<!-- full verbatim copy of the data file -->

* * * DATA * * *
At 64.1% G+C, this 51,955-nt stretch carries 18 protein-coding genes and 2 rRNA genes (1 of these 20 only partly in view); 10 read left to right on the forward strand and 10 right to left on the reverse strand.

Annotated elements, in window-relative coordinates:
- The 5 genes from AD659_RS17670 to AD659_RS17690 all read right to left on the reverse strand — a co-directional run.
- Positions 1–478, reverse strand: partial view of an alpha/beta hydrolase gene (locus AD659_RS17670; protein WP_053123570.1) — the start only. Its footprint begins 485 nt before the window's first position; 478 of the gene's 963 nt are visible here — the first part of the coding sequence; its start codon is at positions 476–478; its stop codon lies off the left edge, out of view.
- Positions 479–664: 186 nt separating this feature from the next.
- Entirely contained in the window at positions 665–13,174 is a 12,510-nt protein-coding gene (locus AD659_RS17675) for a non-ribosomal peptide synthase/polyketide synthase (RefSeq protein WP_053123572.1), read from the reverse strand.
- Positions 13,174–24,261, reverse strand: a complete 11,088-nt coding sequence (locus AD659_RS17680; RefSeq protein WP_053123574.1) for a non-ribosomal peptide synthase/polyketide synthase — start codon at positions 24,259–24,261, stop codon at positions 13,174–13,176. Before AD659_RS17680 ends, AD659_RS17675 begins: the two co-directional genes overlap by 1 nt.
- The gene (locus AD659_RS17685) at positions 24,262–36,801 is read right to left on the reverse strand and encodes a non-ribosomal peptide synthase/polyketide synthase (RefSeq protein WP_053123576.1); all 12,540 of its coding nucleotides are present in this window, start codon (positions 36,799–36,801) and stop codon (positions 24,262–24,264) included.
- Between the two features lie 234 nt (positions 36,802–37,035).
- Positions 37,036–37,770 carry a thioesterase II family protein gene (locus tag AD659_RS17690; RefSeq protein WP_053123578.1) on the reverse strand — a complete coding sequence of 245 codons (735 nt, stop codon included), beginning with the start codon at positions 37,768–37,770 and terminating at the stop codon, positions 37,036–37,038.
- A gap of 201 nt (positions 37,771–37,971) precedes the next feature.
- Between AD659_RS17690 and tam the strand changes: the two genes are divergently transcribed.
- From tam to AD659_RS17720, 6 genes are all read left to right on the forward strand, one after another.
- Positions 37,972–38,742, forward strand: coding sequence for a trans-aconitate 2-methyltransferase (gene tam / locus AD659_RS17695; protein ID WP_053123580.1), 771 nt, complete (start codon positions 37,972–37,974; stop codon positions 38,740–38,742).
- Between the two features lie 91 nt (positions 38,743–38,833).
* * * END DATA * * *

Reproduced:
At 64.1% G+C, this 51,955-nt stretch carries 18 protein-coding genes and 2 rRNA genes (1 of these 20 only partly in view); 10 read left to right on the forward strand and 10 right to left on the reverse strand.

Annotated elements, in window-relative coordinates:
- The 5 genes from AD659_RS17670 to AD659_RS17690 all read right to left on the reverse strand — a co-directional run.
- Positions 1–478, reverse strand: partial view of an alpha/beta hydrolase gene (locus AD659_RS17670; protein WP_053123570.1) — the start only. Its footprint begins 485 nt before the window's first position; 478 of the gene's 963 nt are visible here — the first part of the coding sequence; its start codon is at positions 476–478; its stop codon lies off the left edge, out of view.
- Positions 479–664: 186 nt separating this feature from the next.
- Entirely contained in the window at positions 665–13,174 is a 12,510-nt protein-coding gene (locus AD659_RS17675) for a non-ribosomal peptide synthase/polyketide synthase (RefSeq protein WP_053123572.1), read from the reverse strand.
- Positions 13,174–24,261, reverse strand: a complete 11,088-nt coding sequence (locus AD659_RS17680; RefSeq protein WP_053123574.1) for a non-ribosomal peptide synthase/polyketide synthase — start codon at positions 24,259–24,261, stop codon at positions 13,174–13,176. Before AD659_RS17680 ends, AD659_RS17675 begins: the two co-directional genes overlap by 1 nt.
- The gene (locus AD659_RS17685) at positions 24,262–36,801 is read right to left on the reverse strand and encodes a non-ribosomal peptide synthase/polyketide synthase (RefSeq protein WP_053123576.1); all 12,540 of its coding nucleotides are present in this window, start codon (positions 36,799–36,801) and stop codon (positions 24,262–24,264) included.
- Between the two features lie 234 nt (positions 36,802–37,035).
- Positions 37,036–37,770 carry a thioesterase II family protein gene (locus tag AD659_RS17690; RefSeq protein WP_053123578.1) on the reverse strand — a complete coding sequence of 245 codons (735 nt, stop codon included), beginning with the start codon at positions 37,768–37,770 and terminating at the stop codon, positions 37,036–37,038.
- A gap of 201 nt (positions 37,771–37,971) precedes the next feature.
- Between AD659_RS17690 and tam the strand changes: the two genes are divergently transcribed.
- From tam to AD659_RS17720, 6 genes are all read left to right on the forward strand, one after another.
- Positions 37,972–38,742, forward strand: coding sequence for a trans-aconitate 2-methyltransferase (gene tam / locus AD659_RS17695; protein ID WP_053123580.1), 771 nt, complete (start codon positions 37,972–37,974; stop codon positions 38,740–38,742).
- Between the two features lie 91 nt (positions 38,743–38,833).